Sorted by Squirrels.

Sunday, 14 February 2010

Laid out cold

Here is the manually routed board according to the schematic posted last week.

I've learned a lot in the past few weeks. This layout is the result of having the patience to rip it up and start again. Multiple times. I think this is the 4th iteration so far.

I've broken a few rules along the way, I'm sure, but having looked at the Gerber files in a suitable viewer I think, at least electrically, it might work. When I say work I mean not go on fire. There are no bits overlapping when they shouldn't, no vias encroaching uncomfortably on one another's personal space, and no wires with insufficient clearance.

Having two layers to work on at board-house resolution makes things significantly easier than working at home-brew resolution on single-side designs. Sticking to a few rules which at first seemed punitive and arbitrary has produced a good result. One layer has tracks running horizontally, the other has them vertical. It's hard to describe how this makes things easier but once you start routing it surely does. Some board houses restrict the number of vias you can use, but the one I intend to use has no limit.

I find this activity strangely relaxing. If I knew what a zen-like state was then I think this may approach that. It's rare these days that I get into any kind of zone but taking time out to sit with Eagle for an hour gets me really close.

I finished routing this board despite the fact that I decided to use a different IO expander halfway through due to the fact that:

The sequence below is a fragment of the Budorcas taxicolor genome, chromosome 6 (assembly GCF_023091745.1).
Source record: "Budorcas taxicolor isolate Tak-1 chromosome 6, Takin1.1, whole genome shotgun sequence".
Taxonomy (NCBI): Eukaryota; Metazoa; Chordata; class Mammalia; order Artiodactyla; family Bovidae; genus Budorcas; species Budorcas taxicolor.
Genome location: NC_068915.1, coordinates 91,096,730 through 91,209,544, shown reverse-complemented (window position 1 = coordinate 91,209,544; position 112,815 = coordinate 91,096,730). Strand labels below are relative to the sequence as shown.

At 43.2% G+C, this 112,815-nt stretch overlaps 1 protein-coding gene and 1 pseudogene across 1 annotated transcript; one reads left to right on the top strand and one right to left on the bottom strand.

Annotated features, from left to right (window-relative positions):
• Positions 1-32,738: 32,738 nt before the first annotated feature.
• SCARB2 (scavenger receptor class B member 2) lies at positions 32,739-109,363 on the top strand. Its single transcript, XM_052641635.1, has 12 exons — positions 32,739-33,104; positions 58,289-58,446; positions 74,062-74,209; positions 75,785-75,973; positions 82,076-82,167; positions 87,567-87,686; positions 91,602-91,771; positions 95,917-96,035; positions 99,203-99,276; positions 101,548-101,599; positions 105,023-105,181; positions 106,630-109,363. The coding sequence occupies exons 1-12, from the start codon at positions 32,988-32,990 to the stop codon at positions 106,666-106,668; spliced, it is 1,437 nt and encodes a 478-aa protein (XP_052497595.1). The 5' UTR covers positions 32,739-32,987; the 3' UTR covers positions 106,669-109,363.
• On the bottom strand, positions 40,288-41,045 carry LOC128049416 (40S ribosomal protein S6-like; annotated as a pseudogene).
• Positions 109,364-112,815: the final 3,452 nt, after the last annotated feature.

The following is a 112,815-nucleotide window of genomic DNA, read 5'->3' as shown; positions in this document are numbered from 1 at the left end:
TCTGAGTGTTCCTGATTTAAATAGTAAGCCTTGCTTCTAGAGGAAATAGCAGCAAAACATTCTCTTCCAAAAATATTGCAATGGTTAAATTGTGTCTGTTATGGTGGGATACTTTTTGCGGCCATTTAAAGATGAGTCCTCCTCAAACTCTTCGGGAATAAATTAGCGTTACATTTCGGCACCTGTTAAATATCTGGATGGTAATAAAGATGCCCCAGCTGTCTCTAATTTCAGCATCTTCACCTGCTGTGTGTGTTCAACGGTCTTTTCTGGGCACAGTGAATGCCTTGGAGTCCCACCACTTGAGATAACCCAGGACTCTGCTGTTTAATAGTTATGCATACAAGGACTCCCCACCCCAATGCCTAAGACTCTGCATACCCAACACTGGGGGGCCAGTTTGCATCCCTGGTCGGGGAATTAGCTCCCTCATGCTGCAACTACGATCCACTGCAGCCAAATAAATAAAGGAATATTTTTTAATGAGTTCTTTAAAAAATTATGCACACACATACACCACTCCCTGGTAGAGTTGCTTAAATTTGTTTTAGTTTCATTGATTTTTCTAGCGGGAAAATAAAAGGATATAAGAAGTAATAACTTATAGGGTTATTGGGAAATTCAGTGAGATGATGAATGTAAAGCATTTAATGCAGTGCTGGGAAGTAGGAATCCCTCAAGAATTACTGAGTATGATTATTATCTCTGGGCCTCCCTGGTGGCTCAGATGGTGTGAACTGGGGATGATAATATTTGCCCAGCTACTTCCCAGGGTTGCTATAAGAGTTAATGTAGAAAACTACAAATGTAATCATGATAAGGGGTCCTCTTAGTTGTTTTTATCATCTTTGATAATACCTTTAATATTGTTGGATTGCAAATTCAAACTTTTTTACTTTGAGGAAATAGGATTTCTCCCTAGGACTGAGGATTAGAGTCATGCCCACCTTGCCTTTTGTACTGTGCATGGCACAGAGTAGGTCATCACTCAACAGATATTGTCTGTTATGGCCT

• MAX6956 are nearly £10 each to buy...
  • ...when you can actually source them from somewhere.
The MAX has some nice features, not merely the fact that the IO pins line up reasonably neatly with the address lines on the RAM chip. And the fact I've used it before helps too.

I have aligned myself with the Microchip MCP23x17. It's a 16 port expander with either I2C or SPI interfaces. If the SPI version can live peacefully with the MMC interface then I'll choose that - it can be driven faster than the I2C version. There will be times when I'll be reading from MMC and simultaneously driving address lines via the expander. The MMC transfers have to happen in a stream and unless I can cache an entire sector's worth of data in one go then the actions will have to be interleaved. If that's not possible then I'll be looking out for a bit-banged I2C implementation. The I2C and SPI pins and registers are shared on the PIC.

Of course I'll have to try all this out before I commit to FR4. This is the dogs-dinner prototype.

There's not going to be any MMC on there for the moment - the idea is that I'll be using the board to try some elementary DMA by driving the address and data lines on the ZX81. Once I get that working I'll turn my attention to trying simultaneous expander and card access. That can be done on a breadboard though.

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